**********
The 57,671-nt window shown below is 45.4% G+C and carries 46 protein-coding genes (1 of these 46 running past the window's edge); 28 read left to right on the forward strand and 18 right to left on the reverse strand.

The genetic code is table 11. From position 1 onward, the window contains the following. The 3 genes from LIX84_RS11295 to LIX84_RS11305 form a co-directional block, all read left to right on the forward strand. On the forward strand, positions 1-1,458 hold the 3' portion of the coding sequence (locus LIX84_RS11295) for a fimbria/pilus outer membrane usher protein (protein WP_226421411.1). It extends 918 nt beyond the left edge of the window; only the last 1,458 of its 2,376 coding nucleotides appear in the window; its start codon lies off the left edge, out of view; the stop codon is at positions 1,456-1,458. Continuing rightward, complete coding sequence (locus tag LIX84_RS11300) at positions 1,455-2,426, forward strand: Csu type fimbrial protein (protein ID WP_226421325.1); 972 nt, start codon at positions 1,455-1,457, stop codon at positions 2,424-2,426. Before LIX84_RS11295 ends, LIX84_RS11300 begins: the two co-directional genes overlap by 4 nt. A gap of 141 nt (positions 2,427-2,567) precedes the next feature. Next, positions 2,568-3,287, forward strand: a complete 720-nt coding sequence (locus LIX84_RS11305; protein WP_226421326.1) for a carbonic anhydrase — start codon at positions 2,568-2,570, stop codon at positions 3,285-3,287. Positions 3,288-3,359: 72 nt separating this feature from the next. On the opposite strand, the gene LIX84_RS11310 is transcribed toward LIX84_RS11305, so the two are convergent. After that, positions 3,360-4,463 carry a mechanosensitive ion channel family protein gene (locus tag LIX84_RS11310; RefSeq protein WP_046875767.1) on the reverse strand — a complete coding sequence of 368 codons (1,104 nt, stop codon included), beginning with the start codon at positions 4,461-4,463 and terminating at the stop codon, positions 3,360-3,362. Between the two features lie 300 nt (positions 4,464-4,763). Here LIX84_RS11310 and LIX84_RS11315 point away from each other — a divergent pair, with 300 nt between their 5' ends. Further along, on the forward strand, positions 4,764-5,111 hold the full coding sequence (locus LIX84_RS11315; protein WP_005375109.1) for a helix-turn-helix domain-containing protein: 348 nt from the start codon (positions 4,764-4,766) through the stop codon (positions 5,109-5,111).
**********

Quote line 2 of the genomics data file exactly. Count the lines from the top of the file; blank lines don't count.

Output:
The genetic code is table 11. From position 1 onward, the window contains the following. The 3 genes from LIX84_RS11295 to LIX84_RS11305 form a co-directional block, all read left to right on the forward strand. On the forward strand, positions 1-1,458 hold the 3' portion of the coding sequence (locus LIX84_RS11295) for a fimbria/pilus outer membrane usher protein (protein WP_226421411.1). It extends 918 nt beyond the left edge of the window; only the last 1,458 of its 2,376 coding nucleotides appear in the window; its start codon lies off the left edge, out of view; the stop codon is at positions 1,456-1,458. Continuing rightward, complete coding sequence (locus tag LIX84_RS11300) at positions 1,455-2,426, forward strand: Csu type fimbrial protein (protein ID WP_226421325.1); 972 nt, start codon at positions 1,455-1,457, stop codon at positions 2,424-2,426. Before LIX84_RS11295 ends, LIX84_RS11300 begins: the two co-directional genes overlap by 4 nt. A gap of 141 nt (positions 2,427-2,567) precedes the next feature. Next, positions 2,568-3,287, forward strand: a complete 720-nt coding sequence (locus LIX84_RS11305; protein WP_226421326.1) for a carbonic anhydrase — start codon at positions 2,568-2,570, stop codon at positions 3,285-3,287. Positions 3,288-3,359: 72 nt separating this feature from the next. On the opposite strand, the gene LIX84_RS11310 is transcribed toward LIX84_RS11305, so the two are convergent. After that, positions 3,360-4,463 carry a mechanosensitive ion channel family protein gene (locus tag LIX84_RS11310; RefSeq protein WP_046875767.1) on the reverse strand — a complete coding sequence of 368 codons (1,104 nt, stop codon included), beginning with the start codon at positions 4,461-4,463 and terminating at the stop codon, positions 3,360-3,362. Between the two features lie 300 nt (positions 4,464-4,763). Here LIX84_RS11310 and LIX84_RS11315 point away from each other — a divergent pair, with 300 nt between their 5' ends. Further along, on the forward strand, positions 4,764-5,111 hold the full coding sequence (locus LIX84_RS11315; protein WP_005375109.1) for a helix-turn-helix domain-containing protein: 348 nt from the start codon (positions 4,764-4,766) through the stop codon (positions 5,109-5,111).